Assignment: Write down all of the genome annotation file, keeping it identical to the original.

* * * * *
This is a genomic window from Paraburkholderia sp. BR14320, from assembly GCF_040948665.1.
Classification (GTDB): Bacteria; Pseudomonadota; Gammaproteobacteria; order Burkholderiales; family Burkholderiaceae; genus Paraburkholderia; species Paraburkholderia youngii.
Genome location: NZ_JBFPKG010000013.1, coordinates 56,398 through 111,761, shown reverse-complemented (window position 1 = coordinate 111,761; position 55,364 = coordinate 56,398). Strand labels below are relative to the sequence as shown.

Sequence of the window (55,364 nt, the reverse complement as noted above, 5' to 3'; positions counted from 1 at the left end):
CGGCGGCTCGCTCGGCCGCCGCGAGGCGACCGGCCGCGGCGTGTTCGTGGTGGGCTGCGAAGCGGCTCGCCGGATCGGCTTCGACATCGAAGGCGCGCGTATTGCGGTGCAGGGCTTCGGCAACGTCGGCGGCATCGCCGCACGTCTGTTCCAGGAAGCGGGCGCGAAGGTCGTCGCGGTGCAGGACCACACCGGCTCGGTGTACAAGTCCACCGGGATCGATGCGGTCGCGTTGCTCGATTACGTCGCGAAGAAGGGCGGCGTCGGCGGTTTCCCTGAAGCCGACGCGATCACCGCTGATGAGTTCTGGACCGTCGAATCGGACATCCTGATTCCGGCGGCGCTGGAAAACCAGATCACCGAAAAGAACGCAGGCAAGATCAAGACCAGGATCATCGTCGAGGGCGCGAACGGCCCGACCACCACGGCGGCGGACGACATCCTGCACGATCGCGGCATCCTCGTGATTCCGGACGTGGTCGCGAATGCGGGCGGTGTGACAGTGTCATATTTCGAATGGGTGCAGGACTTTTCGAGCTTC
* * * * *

This is a genomic window from Paraburkholderia sp. BR14320, from assembly GCF_040948665.1.
Classification (GTDB): Bacteria; Pseudomonadota; Gammaproteobacteria; order Burkholderiales; family Burkholderiaceae; genus Paraburkholderia; species Paraburkholderia youngii.
Genome location: NZ_JBFPKG010000013.1, coordinates 56,398 through 111,761, shown reverse-complemented (window position 1 = coordinate 111,761; position 55,364 = coordinate 56,398). Strand labels below are relative to the sequence as shown.

Sequence of the window (55,364 nt, the reverse complement as noted above, 5' to 3'; positions counted from 1 at the left end):
CGGCGGCTCGCTCGGCCGCCGCGAGGCGACCGGCCGCGGCGTGTTCGTGGTGGGCTGCGAAGCGGCTCGCCGGATCGGCTTCGACATCGAAGGCGCGCGTATTGCGGTGCAGGGCTTCGGCAACGTCGGCGGCATCGCCGCACGTCTGTTCCAGGAAGCGGGCGCGAAGGTCGTCGCGGTGCAGGACCACACCGGCTCGGTGTACAAGTCCACCGGGATCGATGCGGTCGCGTTGCTCGATTACGTCGCGAAGAAGGGCGGCGTCGGCGGTTTCCCTGAAGCCGACGCGATCACCGCTGATGAGTTCTGGACCGTCGAATCGGACATCCTGATTCCGGCGGCGCTGGAAAACCAGATCACCGAAAAGAACGCAGGCAAGATCAAGACCAGGATCATCGTCGAGGGCGCGAACGGCCCGACCACCACGGCGGCGGACGACATCCTGCACGATCGCGGCATCCTCGTGATTCCGGACGTGGTCGCGAATGCGGGCGGTGTGACAGTGTCATATTTCGAATGGGTGCAGGACTTTTCGAGCTTC